Rubberhose Limbs: Present on virtually all of the characters in the studios shorts, same the occasional design with more muscle or fat on their limbs.
Santa Claus: Appears in the opening of "Opening Night" and also appears in "Pals / Christmas Night".
Sad Clown: Milton Mouse briefly becomes his during the end of "Circus Capers" when his girlfriend has an affair with the ringmaster. He even addresses himself as a sad clown in his brief song number, only for his girlfriend to have second thoughts and come back to him.
Screw This, I'm Outta Here!: In "Jungle Jam", the Navy pulls this on Tom and Jerry, just when it seemed like they were going to rescue them.
Sentient Vehicle: The train early in "Swiss Trick". At one point, it gives out and a rescue dog arrives to give it some brandy to drink.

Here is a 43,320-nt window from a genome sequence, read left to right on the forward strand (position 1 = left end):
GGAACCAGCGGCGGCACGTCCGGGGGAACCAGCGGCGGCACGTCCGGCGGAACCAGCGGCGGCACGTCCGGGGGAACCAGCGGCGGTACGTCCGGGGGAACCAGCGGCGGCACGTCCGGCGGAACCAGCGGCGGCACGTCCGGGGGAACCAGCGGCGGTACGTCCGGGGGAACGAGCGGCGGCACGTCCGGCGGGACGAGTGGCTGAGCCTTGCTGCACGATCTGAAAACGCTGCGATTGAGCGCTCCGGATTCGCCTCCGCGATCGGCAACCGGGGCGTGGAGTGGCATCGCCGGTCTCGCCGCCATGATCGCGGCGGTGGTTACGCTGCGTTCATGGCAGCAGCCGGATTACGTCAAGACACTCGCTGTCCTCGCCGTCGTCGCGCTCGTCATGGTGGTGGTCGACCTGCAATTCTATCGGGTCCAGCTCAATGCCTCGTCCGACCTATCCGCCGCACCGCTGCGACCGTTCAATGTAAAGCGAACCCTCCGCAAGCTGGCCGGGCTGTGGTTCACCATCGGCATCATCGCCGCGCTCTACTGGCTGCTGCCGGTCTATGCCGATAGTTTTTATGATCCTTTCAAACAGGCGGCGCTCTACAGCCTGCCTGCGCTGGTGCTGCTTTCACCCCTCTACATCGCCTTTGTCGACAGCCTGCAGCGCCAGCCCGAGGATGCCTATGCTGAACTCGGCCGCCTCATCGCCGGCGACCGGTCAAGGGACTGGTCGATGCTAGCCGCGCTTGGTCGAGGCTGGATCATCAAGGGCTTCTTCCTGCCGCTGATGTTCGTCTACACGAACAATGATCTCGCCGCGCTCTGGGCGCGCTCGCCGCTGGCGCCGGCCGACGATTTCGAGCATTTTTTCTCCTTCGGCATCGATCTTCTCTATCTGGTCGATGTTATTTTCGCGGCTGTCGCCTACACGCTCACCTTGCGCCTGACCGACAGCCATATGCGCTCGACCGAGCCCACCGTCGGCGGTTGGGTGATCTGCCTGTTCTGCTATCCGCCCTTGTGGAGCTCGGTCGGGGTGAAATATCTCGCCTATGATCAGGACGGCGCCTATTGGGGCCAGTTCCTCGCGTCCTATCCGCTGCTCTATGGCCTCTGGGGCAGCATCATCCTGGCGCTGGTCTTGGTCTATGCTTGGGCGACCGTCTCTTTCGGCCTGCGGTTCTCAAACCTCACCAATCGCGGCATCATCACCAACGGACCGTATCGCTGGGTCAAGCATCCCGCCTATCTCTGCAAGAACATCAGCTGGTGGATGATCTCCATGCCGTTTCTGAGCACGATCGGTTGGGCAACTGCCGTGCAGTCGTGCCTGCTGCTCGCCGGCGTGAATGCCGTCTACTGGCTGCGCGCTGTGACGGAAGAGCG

Shameless Self-Promoter: In "Trouble", Tom and Jerry walk right in front of a marching band with a sign in order to promote their failing lawyer business.
Show Within a Show: "Makin' Em Move" is set In a cartoon studio run by cartoon animals, who watch the cartoon they made during the end.
Smelly Skunk: Used for a gag in "Noah Knew His Ark"—the two skunks are stuck in their own private boat tied behind the ark.
The rabbit in "Rabid Hunters" turns out to be a skunk in disguise.
The Sphinx: A monstrous version appears in "Gypped in Egypt".
Space Whale Aesop: The "moral" of "Grandfather's Clock"; don't play around with or smash clocks, because they have hearts and feelings just like you and me!
Spoof Aesop: During the silent era of the series, each cartoon would end with a so-called "Sugar Coated Pill of Wisdom". "Summertime" (1929), for instance, ends with the line "Hairs, brains and skirts are short this season."
Standard Snippet: When the Navy Beans are marching out in "How's Crops?", the staple song "The Sailor's Hornpipe" plays. It's also used briefly in "Polar Pals" when a pelican has a xylophone played in its mouth.